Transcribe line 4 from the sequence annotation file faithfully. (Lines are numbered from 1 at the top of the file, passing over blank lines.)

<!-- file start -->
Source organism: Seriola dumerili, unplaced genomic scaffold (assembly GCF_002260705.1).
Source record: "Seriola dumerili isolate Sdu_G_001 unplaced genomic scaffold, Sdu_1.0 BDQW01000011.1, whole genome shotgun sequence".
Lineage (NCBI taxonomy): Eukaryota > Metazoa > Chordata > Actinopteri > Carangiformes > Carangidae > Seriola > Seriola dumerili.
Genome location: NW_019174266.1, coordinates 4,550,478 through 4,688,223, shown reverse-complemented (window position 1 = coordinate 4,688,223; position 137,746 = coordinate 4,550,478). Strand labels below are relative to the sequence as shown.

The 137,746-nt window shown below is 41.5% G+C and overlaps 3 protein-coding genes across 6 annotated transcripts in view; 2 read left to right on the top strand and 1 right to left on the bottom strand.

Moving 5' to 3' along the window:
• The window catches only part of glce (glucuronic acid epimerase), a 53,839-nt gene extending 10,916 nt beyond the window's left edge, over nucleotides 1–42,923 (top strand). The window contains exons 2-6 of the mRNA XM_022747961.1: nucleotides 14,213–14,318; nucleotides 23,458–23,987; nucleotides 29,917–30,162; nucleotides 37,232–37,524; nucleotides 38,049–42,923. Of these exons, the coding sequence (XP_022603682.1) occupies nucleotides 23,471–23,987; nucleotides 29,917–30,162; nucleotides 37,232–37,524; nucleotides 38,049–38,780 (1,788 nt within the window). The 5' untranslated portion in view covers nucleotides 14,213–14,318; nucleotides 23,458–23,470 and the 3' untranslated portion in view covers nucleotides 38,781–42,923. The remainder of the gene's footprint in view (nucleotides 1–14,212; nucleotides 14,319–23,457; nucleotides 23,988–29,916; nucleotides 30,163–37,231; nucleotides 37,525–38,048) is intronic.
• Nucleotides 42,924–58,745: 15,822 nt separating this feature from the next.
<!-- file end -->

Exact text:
Genome location: NW_019174266.1, coordinates 4,550,478 through 4,688,223, shown reverse-complemented (window position 1 = coordinate 4,688,223; position 137,746 = coordinate 4,550,478). Strand labels below are relative to the sequence as shown.